Friday, 17 October 2008

Need for Regulation

I read an interesting article this week that explained why there is a desperate need for external regulation of the market and why the market is not able to regulate itself.

The role of a bank is simple. To make profit for its shareholders. It has no obligation to its staff (they are a factor of production and a means to an end), or the wider community. It has one sole aim, to make a profit. This is basic free market economics. So, the bank sets about its business to do just that. And, if other banks around it are taking big risks, but in return making big profits, it will have no choice but to do the same. If it chooses to take a less risky position, it will make less profit that its rivals, its share price will fall and it will be liable to a take over. Again, this is basic free market stuff.

But thinking back a year to the sub prime mortgage market problems - it is pretty clear that the banks knew trouble was brewing. But in isolation, none of them could have taken a lower risk high liquidity position. Market forces and this focus on profit maximisation meant they were forced to take a high risk high profit position. No CEO could have sold a different strategy – let’s increase our liquidity for the next 12 months chaps because things might go wrong - but it might mean getting taken over and losing our jobs if i am wrong.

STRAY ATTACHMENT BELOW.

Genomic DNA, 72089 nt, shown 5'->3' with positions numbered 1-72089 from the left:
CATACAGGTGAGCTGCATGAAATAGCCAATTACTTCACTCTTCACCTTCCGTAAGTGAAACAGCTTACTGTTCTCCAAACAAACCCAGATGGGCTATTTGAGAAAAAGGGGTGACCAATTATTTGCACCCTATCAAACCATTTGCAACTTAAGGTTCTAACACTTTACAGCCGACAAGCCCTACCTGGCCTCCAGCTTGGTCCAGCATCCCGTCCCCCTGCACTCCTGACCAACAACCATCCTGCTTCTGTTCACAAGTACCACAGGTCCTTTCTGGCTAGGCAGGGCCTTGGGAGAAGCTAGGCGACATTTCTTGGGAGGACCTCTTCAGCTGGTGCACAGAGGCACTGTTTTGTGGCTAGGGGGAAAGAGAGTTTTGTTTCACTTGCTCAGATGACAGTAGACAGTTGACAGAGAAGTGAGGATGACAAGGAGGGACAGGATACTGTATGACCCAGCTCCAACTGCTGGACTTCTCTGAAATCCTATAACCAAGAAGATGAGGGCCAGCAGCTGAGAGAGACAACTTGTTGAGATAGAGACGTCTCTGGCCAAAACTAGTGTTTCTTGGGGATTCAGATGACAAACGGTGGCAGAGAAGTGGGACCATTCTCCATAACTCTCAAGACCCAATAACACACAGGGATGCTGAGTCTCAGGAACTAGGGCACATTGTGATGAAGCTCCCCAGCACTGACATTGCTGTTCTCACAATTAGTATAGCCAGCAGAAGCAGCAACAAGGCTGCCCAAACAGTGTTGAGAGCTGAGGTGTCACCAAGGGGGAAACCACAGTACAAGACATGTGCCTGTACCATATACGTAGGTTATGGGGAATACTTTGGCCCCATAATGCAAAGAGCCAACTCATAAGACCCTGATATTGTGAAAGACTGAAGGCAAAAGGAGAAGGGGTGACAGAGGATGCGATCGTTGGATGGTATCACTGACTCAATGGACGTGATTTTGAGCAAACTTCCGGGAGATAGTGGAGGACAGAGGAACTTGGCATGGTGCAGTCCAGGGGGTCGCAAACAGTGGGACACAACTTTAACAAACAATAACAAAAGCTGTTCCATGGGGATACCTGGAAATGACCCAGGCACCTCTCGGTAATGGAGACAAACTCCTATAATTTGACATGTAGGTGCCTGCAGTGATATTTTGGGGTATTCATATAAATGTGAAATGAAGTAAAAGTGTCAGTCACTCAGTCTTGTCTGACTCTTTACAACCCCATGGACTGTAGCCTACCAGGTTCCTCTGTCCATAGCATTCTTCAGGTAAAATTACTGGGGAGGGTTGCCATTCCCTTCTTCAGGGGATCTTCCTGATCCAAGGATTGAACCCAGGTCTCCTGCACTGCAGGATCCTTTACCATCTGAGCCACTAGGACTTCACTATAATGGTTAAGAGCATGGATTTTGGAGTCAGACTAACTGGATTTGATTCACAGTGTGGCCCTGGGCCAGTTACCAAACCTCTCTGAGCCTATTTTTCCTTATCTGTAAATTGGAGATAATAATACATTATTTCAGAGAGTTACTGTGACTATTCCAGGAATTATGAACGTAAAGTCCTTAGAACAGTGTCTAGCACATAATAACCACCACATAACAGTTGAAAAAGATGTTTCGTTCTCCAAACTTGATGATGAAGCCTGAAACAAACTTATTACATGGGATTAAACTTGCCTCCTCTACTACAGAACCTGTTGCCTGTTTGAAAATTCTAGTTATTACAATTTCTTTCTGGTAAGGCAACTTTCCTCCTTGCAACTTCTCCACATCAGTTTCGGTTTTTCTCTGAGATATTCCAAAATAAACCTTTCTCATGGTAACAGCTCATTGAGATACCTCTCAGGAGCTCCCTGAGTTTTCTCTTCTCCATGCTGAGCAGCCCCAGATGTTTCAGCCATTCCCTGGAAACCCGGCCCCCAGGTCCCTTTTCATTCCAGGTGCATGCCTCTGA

So, even if banks knew problems were pretty likely, this need to make a profit, or risk falling share prices and a take over, meant that they had to keep reducing liquidity to keep increasing profit.

What does this all mean - well, it means that the idea of a free market working in our best interests - or rather the idea that if we have banks et al maximizing profits, it will automatically be good for the community - is utter rubbish.

How can energy firms maximising their profits be good for the community?

There needs to be regulation - and we are seeing some of this coming into effect. World governments buying into banks and giving new rules for how they are governed. In the UK we have seen government intervention to force energy and petrol prices down (would the market without pressure from our government have led to prices for unleaded falling below £1. I don't think so. Prices are always slow to come down and it took some pretty assert behind the scenes pressure to force them down.

Again, the markets are not able to work in our best interests.

So, we are seeing across the globe a move to more government regulation. And this is surely welcomed. And i hope that it leads to a more equitable economy. We will see.

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